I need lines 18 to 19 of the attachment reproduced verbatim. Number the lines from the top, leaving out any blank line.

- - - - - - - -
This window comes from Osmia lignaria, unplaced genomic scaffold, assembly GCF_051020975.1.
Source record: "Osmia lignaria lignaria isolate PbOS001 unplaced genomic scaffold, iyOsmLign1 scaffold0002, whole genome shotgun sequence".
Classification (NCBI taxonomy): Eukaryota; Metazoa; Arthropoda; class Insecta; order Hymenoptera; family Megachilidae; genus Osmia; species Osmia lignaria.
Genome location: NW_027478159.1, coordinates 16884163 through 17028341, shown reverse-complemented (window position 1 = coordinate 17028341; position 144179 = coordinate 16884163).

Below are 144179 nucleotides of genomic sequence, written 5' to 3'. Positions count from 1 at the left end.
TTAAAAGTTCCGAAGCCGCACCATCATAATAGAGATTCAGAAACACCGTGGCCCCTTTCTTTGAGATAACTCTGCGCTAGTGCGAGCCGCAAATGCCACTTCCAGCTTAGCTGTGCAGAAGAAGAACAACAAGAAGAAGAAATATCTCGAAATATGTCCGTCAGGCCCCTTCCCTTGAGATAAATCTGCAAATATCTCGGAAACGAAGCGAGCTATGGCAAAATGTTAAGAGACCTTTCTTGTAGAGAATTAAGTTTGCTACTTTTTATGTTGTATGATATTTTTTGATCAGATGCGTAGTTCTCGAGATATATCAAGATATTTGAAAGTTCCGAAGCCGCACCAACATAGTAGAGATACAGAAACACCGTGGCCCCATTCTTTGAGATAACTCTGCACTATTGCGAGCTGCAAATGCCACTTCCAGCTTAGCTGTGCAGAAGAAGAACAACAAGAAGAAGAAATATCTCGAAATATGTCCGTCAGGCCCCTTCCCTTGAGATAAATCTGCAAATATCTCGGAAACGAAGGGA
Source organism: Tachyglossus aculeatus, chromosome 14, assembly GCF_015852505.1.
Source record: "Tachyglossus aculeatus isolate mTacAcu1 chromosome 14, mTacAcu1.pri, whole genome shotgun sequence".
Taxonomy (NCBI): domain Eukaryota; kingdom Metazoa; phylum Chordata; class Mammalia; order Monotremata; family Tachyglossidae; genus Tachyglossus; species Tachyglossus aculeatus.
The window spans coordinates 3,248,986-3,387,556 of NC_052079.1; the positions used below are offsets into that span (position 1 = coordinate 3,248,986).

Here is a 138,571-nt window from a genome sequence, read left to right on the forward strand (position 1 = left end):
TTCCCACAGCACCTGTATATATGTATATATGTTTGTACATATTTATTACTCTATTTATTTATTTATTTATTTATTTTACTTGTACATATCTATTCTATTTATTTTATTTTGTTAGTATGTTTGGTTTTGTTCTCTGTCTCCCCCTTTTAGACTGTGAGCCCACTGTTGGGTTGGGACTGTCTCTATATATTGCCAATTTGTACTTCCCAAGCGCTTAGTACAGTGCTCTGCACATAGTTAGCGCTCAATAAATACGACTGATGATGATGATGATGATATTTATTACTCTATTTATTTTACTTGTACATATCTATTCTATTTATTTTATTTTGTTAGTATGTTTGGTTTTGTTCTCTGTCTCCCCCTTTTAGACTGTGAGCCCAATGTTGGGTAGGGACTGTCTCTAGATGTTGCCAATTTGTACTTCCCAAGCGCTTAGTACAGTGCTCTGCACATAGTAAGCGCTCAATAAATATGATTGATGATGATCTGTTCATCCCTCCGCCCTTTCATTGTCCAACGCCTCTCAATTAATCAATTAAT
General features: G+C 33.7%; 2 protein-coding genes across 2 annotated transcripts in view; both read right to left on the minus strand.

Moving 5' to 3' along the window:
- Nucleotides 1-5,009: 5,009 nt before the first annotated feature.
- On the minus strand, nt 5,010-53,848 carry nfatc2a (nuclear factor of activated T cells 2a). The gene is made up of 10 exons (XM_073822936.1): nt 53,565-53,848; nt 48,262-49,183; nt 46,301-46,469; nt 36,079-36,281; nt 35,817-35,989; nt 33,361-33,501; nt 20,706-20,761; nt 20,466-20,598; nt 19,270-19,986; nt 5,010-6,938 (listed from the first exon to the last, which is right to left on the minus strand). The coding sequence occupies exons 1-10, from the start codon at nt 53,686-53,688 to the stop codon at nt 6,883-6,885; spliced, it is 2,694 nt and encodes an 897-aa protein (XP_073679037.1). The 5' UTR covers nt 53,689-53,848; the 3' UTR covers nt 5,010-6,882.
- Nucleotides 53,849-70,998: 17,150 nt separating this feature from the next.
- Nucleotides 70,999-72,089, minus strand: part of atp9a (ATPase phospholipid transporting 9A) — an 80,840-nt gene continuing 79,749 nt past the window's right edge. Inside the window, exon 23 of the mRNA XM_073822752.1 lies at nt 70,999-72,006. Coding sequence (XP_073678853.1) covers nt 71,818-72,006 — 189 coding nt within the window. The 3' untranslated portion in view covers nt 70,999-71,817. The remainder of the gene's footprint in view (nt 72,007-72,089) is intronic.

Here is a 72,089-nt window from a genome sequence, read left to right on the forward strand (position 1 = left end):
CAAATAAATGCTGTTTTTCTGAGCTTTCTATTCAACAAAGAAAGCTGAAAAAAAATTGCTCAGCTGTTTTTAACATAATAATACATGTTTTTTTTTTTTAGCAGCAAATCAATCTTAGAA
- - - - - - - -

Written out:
- Nucleotides 70,999-72,089, minus strand: part of atp9a (ATPase phospholipid transporting 9A) — an 80,840-nt gene continuing 79,749 nt past the window's right edge. Inside the window, exon 23 of the mRNA XM_073822752.1 lies at nt 70,999-72,006. Coding sequence (XP_073678853.1) covers nt 71,818-72,006 — 189 coding nt within the window. The 3' untranslated portion in view covers nt 70,999-71,817. The remainder of the gene's footprint in view (nt 72,007-72,089) is intronic.

Here is a 72,089-nt window from a genome sequence, read left to right on the forward strand (position 1 = left end):